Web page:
Greetings, new students and families. We are glad to have you joining the University of Michigan-Dearborn. This is an exciting transition for you – and it is an exciting moment for us as well. Every year we greet another group of talented, curious, and imaginative new students; each year our courses are enriched by new perspectives from fresh minds; and each year our student organizations have a new infusion of talent and energy. Your arrival is part of the creative mix that keeps the university a lively and dynamic place. The faculty and staff of UM-Dearborn extend our sincere welcome to you!
You are the people who are most directly responsible for the quality and depth of your educations. But your partners in this journey are the faculty of the university. UM-Dearborn is privileged to have a particularly talented and dedicated faculty, and I want to extend my appreciation to them today. They are intellectually and civically engaged in numerous ways, and they are committed to your success. Faculty like Maureen Linker in philosophy, who led a group of students this summer helping to create a new honors program designed specifically for transfer students. Like Lora Lempert in sociology, who has helped to develop opportunities for our students and incarcerated women and men to learn together through the Inside-Out program. Like Pravansu Mohanty in Mechanical Engineering, who has developed world-class innovations in new materials processes – thus contributing to the vitality of manufacturing in our region. Like Josh Linkner, CEO and Managing Partner of Detroit Venture Partners and newly appointed Entrepreneur-in-Residence at the College of Business, who will be helping our students see how creativity can transform the economy. And like Mary Trepanier-Street in education, who has led the Early Childhood Education Center for over sixteen years and has built it into a national example for excellence in this area. These are all members of our faculty, like so many others at the university, who are committed to the impact of our campus in the region, and committed to your academic success.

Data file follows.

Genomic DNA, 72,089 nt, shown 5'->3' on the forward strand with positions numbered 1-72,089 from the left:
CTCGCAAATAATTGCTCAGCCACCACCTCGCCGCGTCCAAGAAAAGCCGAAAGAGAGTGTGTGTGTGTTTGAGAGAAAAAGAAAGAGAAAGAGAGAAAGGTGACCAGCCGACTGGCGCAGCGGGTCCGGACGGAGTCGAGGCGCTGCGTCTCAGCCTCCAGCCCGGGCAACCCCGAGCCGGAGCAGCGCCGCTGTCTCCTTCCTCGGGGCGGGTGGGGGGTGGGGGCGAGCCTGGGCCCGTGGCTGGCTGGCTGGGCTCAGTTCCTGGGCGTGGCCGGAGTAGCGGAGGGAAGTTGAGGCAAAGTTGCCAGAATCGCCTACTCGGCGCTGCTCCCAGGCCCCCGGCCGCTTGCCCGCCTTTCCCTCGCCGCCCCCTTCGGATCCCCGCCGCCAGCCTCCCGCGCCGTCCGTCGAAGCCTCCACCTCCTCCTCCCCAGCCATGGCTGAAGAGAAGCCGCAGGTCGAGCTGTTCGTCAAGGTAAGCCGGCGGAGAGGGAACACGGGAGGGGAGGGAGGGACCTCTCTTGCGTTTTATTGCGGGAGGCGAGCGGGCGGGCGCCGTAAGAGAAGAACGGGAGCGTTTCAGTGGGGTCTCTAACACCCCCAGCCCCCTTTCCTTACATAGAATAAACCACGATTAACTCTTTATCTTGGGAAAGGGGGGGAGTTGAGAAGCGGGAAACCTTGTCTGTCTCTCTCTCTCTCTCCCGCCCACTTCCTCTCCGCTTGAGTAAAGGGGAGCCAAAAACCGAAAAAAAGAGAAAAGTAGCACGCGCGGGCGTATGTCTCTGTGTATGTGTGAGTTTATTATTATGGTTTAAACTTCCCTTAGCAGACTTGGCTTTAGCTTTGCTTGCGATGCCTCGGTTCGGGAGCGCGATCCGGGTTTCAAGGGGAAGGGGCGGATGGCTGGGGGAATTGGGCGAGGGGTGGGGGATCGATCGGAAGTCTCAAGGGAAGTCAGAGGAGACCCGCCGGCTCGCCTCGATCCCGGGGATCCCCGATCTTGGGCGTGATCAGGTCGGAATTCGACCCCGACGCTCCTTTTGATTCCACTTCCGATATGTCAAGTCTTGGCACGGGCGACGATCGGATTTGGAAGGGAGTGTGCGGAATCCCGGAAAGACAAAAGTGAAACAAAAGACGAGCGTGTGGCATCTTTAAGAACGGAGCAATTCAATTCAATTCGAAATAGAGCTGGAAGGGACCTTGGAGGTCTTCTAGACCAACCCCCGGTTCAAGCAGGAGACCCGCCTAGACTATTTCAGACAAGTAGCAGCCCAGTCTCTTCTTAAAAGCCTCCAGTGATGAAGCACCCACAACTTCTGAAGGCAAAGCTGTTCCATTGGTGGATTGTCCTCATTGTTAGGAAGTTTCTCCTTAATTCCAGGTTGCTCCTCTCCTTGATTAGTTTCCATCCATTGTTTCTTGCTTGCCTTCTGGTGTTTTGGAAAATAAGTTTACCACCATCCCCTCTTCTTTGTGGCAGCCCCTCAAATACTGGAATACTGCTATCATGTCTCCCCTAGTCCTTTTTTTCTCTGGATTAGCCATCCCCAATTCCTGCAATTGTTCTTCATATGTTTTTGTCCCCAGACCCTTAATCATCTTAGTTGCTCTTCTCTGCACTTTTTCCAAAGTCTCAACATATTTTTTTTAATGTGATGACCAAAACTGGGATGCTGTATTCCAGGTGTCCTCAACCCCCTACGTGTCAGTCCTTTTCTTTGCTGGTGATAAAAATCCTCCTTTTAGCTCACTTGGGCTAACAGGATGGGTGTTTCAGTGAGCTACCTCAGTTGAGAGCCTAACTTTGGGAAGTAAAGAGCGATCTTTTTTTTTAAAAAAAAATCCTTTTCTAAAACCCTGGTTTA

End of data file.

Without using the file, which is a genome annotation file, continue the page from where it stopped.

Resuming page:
I know we are all thinking of the commemorations that will take place all across the United States this week to solemnly recognize the sacrifices our fellow citizens endured ten years ago on September 11, 2001. We have learned many things from that experience. One particularly important thing we have learned is the intrinsic and great value of creating an inclusive and harmonious community. It is a source of somber pride to all of us on this campus that our community held solid through the challenges and mistrust that came in the years following that terrible event. Our campus will join with ACCESS, the ACLU of Michigan, and WDET at the end of the week to host an important colloquium on “How 9/11 Shaped Our Voices”. Your fellow student and president of UM-Dearborn Student Government, David Knezek, will be one of the speakers, as will Asif Khan who is also a UM-Dearborn student, along with other community leaders. I encourage you to attend, Friday, 8:30-11 in the CASL building, as UM-Dearborn reflects on the decade since 9/11.
Our campus is indeed committed to being a truly inclusive one. In fact, we look at this goal as one of the really important challenges for the next twenty years for all universities and colleges. All of you know that our region is both highly diverse and highly segregated. How can we do a better job of learning from each other within the university and within our region? UM-Dearborn aims to become a national leader in establishing some of the practices that can make this goal a reality. An example is the campus tradition, now into its ninth year, of hosting regular “Conversations on Race” for the campus community. As part of our efforts towards this goal of inclusiveness, a year ago we created the position of Assistant to the Chancellor for Inclusion. Dr. Ann Lampkin-Williams is here on the platform with other university leaders. She is already an active presence on the campus, as we find better and deeper ways of embodying the values of respect, acceptance, and mutual learning that will be the hallmarks of the twenty-first century. Dr. Lampkin-Williams, would you please stand?